Bidding good-bye to 2013 and seasons of success, scrutiny and insanity
Closing out 2013 in the world of sports means reminiscing about some of the most sensational stories of the year, including Lance Armstrong’s dubious life of lies to the ongoing scandal surrounding Alex Rodriquez to the championship run of a scraggly bearded bunch of Boston Red Sox players in late October. Sports rarely failed to entertain.
The year will end with a poignant reminder of the social and political influence behind sports as a change agent since the passing of the iconic and revolutionary Nelson Mandela. Mandela once claimed, “Sport has the power to change the world. It is more powerful than governments in breaking down racial barriers.” His proclamation of peace over politics, unity over obscurity and acceptance over apartheid extends far beyond the cricket, rugby, and soccer fields scattered throughout his South African homeland.
The world also bid farewell to great sport legends who passed in 2013, including NFL coach Bum Phillips, heavyweight contender Ken Norton, acclaimed swimmer Esther Williams, Super Bowl announcer and football legend Pat Summerall and MLB Hall of Famers Stan Musial and Earl Weaver.
Indeed, 2013 soon will pass by too, capping off another year of predictable sport outcomes such as Florida State’s freshmen Jameis Winston winning the Heisman race by a landslide. There were also plenty of unexpected surprises on the year, too. Just ask Auburn’s football team what it means to be lucky. At least after the shortened NHL season, there were no work stoppages in American Professional leagues which meant another profitable year for greedy sport owners who have nothing but visions of dollar signs in their heads as they sleep.
Some recurring themes that surely will extend into the new year include the emphasis on concussion prevention and treatment, anti-bullying propaganda in locker rooms, and scrutiny of the NCAA, EA Sports company, and any other entity that attempts to capitalize on a college player’s image and name without legal consent. Need a Johnny Manziel jersey, anyone?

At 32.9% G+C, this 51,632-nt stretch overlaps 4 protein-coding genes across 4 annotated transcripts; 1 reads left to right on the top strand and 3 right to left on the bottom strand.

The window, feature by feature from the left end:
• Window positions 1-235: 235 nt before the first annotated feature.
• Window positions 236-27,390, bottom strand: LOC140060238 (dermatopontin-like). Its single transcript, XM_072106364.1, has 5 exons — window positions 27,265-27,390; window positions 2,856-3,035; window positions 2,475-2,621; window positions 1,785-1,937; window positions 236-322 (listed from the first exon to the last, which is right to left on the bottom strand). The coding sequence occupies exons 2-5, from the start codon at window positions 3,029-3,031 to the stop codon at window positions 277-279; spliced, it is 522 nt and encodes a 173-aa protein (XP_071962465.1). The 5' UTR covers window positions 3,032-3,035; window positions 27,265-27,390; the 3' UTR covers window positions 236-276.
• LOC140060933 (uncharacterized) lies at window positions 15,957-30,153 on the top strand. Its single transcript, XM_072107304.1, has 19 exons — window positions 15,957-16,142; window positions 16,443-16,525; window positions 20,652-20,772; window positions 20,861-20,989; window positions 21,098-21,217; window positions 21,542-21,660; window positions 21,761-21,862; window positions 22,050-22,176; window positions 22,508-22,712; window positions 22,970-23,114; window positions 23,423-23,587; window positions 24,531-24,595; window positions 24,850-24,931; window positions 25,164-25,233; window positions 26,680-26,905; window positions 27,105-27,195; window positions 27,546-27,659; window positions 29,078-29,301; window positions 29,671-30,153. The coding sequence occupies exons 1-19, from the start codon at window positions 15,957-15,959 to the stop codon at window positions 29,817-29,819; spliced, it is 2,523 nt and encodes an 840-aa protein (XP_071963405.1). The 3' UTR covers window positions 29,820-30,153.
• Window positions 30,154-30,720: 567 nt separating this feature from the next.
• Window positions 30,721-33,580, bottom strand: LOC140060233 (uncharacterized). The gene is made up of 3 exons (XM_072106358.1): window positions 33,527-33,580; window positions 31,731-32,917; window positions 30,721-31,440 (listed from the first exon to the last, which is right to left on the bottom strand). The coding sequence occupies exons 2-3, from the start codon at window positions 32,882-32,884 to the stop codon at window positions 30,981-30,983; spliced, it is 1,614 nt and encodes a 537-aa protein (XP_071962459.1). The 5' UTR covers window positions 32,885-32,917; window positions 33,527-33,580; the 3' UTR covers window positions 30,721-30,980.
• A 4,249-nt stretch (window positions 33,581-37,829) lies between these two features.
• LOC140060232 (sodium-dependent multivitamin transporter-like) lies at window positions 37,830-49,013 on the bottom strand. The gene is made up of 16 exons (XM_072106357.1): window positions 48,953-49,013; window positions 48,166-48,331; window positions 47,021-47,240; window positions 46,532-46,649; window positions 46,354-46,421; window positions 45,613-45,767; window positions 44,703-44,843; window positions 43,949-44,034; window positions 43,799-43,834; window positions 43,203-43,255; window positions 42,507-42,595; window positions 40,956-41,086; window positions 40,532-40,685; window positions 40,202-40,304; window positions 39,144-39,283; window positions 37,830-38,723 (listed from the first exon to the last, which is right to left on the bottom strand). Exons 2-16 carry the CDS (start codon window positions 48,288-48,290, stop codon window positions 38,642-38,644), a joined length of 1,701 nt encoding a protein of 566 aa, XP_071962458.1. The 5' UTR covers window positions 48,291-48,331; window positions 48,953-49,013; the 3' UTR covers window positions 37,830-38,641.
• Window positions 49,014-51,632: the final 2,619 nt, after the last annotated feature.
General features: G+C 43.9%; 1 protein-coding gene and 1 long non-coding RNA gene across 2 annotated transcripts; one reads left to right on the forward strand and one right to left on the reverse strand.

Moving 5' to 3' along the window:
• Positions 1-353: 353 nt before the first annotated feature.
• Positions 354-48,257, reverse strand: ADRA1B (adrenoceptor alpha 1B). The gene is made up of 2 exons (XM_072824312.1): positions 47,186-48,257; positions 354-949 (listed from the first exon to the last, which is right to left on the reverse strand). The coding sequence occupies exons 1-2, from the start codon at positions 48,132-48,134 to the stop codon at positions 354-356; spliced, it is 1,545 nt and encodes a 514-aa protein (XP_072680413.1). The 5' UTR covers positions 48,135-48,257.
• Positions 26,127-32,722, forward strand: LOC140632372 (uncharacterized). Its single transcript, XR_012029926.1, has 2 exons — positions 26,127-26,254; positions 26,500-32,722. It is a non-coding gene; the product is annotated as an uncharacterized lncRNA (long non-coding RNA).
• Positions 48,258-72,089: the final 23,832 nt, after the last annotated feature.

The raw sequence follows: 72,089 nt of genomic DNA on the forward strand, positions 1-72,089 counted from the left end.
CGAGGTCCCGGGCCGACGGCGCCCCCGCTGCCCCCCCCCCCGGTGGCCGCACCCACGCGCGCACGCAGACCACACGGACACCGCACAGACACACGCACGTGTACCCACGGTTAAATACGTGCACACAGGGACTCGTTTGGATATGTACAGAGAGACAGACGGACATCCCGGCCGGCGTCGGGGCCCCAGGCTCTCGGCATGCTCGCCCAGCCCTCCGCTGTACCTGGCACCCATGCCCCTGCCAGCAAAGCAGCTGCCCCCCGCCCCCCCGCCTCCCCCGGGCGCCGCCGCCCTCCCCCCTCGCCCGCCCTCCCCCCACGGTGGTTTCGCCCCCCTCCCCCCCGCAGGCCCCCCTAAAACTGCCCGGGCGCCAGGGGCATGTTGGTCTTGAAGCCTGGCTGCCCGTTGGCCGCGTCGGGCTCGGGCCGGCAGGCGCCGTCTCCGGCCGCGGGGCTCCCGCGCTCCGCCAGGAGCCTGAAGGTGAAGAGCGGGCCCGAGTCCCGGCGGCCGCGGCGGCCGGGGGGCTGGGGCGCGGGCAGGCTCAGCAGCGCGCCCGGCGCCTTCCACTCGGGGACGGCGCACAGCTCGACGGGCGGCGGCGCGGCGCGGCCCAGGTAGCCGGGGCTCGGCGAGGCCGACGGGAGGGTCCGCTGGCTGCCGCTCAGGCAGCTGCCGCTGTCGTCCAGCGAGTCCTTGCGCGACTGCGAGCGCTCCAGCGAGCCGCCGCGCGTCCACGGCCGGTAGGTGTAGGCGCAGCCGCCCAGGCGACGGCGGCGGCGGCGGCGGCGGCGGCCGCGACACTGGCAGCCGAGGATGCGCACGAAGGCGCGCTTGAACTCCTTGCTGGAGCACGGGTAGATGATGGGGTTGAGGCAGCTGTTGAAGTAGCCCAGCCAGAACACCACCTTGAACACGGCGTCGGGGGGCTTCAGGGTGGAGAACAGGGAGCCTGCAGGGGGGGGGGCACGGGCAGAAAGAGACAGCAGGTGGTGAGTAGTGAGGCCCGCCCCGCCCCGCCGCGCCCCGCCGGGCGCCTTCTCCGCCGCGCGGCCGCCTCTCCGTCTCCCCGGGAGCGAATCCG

Toledo had a terrific reason to celebrate 2013 when named as the top minor league sports city in America among 235 markets, 47 leagues and 408 teams. According to a Walleye report, Toledo has won the most minor league championships of any other city in North America in the past five years. Klinger would be proud of his famed Mud Hens and Walleye teams who have done their part to boost the local economy while creating an extremely loyal, family-friendly fan base.
LeBron James also continued a dominant role in 2013, not only by adding to his championship ring collection and MVP honors, but for helping boost the techno-evolution of sport communication via digital and social media. Communication technology relying on ease and accessibility has propelled sports into the global race of instantaneous regurgitation of news, statistics, scores, and an overabundance of public rants and tirades from fans, athletes, agents, coaches, and bloggers galore. Credibility has become a high commodity, even when it’s supposedly the REAL King James with the tweet of the day.
This was also a year of other globally significant sport news from the changing of the guard at the IOC (German Thomas Bach replacing Jacques Rogge as President) to the protesting Brazilians over public subsidies for stadium and venue construction in preparation of the World Cup and Olympic Games. The mega dollars tied up in mega sport events continue to fuel the debate of whether economic prosperity truly exists for developing countries selected as host sites. Even prosperous host cities face the social burden of justifying spending for the sake of sport competition.
The winter Olympics are less than two months away in the Russian Federation of Sochi which is actually a beach resort with plenty of palm trees lining the Black Sea. Imagine Malibu or Tampa being transformed into a winter wonderland fit for an ice princess. The $50 billion valuation of Russian improvements is much higher than the actual initial $12 billion projection, but still is less than the sticker price for Rio de Janeiro’s 2016 party. Frugality seemingly is unheard of by any host nation, otherwise Sochi wouldn’t have been investing in more than 500,000 meters of artificial snow to ensure great conditions for every event from alpine skiing to the bobsled races.
Bring on the Olympic Games and stay tuned for more interesting and entertaining views on sports from around the globe to our local corner of the world here in northwest Ohio.
Bonnie Tiell is the associate professor of sports management at Tiffin University.